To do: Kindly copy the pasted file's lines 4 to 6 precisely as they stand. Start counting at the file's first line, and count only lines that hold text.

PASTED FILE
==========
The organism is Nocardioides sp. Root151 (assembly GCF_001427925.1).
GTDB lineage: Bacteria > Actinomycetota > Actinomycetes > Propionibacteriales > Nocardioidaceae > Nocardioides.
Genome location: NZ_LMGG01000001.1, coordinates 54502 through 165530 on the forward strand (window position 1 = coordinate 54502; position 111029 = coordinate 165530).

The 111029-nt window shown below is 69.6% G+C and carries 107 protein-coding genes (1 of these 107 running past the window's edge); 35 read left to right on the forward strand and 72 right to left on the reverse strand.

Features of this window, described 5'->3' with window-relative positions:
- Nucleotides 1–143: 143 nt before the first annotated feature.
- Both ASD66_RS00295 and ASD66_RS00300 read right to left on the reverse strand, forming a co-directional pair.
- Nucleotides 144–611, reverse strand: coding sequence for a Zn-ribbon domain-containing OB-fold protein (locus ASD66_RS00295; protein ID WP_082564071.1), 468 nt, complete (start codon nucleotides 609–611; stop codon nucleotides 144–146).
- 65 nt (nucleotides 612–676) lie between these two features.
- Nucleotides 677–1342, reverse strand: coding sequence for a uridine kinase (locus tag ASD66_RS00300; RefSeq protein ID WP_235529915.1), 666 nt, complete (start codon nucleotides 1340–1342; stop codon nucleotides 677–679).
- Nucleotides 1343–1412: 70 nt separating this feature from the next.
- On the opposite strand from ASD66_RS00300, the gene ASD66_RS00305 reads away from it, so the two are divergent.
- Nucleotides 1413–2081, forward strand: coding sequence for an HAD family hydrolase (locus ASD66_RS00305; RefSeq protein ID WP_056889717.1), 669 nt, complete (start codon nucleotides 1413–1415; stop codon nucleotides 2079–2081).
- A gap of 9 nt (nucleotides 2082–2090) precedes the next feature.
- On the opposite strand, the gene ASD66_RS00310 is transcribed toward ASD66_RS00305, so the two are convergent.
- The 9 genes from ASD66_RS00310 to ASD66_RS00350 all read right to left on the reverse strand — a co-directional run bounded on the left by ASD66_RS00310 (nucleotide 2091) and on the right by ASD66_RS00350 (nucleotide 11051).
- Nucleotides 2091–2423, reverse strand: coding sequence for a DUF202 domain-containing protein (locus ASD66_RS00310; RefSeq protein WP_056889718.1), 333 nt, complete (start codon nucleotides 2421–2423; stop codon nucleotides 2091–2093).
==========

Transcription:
The 111029-nt window shown below is 69.6% G+C and carries 107 protein-coding genes (1 of these 107 running past the window's edge); 35 read left to right on the forward strand and 72 right to left on the reverse strand.

Features of this window, described 5'->3' with window-relative positions:
- Nucleotides 1–143: 143 nt before the first annotated feature.